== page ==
Today is the first day of Black History Month!
Understanding Black history is critical to advocating for affordable housing. Historical and ongoing racial discrimination shapes our housing market today, and is the reason that Black families have significantly less wealth than their white counterparts and are more likely to be unhoused.
Housing justice IS racial justice, and the movement for housing justice has been led by Black people from the start. Many of these leaders for racial, social, and economic justice were rooted right here in the East Bay.
One organization that works hard to preserve Black history in the East Bay is the West Oakland Mural Project. The photograph at the top of this post, courtesy of Atlas Obscura, is of the “Women of the Black Panther Party” mural painted by Rachel Wolfe-Goldsmith. Founded right here in Oakland, California, the Black Panther Party’s ten-point program was a call for Black liberation, including land and housing for the people.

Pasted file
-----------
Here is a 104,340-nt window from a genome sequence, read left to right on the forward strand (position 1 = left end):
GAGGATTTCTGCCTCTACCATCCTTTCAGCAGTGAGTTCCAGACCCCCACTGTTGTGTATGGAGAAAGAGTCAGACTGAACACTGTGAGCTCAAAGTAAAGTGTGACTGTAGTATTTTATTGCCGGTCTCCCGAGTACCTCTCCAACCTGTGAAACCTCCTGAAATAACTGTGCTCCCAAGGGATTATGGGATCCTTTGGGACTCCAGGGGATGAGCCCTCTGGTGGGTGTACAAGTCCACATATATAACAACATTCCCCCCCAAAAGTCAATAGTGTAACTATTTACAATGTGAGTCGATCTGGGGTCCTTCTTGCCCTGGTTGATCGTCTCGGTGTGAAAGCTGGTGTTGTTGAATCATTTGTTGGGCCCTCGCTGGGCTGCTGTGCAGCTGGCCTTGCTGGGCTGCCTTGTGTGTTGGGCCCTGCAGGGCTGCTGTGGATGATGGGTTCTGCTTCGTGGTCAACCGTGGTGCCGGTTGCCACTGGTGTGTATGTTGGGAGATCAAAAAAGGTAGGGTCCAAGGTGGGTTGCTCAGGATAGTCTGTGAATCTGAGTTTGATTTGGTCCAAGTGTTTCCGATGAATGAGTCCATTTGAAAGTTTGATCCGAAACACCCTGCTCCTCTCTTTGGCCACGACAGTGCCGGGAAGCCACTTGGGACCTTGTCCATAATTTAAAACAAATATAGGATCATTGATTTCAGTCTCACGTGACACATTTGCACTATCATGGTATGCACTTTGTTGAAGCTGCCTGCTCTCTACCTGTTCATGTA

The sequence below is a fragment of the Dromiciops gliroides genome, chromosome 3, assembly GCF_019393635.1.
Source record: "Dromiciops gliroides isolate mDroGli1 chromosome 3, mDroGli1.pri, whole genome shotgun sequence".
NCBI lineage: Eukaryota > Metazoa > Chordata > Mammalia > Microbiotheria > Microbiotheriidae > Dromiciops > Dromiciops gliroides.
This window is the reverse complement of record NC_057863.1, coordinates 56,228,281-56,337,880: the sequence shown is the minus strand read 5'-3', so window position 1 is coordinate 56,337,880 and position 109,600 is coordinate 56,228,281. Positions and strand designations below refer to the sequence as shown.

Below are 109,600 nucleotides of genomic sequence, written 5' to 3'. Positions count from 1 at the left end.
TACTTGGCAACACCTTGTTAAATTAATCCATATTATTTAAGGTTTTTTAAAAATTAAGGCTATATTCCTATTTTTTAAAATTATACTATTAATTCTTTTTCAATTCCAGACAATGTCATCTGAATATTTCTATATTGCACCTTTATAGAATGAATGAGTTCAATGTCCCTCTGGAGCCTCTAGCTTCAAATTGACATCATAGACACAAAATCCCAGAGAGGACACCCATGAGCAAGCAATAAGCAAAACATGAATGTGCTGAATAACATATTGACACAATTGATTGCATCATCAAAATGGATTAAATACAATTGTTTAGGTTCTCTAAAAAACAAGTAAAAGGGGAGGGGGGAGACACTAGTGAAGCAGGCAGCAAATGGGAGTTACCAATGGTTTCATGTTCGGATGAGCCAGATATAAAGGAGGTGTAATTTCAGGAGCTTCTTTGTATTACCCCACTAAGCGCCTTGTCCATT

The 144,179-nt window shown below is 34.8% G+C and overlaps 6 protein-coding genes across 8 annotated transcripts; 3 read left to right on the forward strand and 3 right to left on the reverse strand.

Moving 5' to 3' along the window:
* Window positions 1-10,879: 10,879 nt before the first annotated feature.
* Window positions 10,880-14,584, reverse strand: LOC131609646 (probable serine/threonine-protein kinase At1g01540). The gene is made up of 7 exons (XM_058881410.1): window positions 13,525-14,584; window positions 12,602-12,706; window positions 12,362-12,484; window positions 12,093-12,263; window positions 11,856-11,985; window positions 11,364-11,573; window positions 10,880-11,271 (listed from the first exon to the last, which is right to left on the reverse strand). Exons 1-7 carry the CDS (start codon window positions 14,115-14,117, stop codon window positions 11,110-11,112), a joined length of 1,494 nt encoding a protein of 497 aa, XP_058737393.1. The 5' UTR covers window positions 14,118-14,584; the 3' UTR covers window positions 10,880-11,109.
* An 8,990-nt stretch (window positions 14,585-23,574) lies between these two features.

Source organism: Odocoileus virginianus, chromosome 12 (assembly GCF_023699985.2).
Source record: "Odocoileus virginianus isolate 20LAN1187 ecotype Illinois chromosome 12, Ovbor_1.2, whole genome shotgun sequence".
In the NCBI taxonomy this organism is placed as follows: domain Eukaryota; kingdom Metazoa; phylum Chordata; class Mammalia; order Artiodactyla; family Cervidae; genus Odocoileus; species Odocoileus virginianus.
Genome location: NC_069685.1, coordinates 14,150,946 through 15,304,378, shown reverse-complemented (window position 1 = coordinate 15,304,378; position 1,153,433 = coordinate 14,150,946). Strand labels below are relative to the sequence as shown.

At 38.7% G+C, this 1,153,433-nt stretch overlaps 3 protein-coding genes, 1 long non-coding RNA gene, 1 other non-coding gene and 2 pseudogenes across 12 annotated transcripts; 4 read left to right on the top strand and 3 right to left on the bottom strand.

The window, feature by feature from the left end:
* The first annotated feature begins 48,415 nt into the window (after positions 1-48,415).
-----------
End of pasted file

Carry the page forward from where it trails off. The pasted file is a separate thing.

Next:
In an interview with Iris Garcia of the Akonadi Foundation, curator of the Mural Project Jilchristina Vest describes the purpose of the mural, “This mural encourages community healing through honoring the history of Black women and paying homage to Oakland’s revolutionary and humanitarian roots … When you are here, you can’t help but to look up to Black women.”
You can read more about the West Oakland Mural Project and the women of the Black Panther Party on the project’s website. To learn more about how racial justice intersects with housing justice, please visit the EBHO Study Room.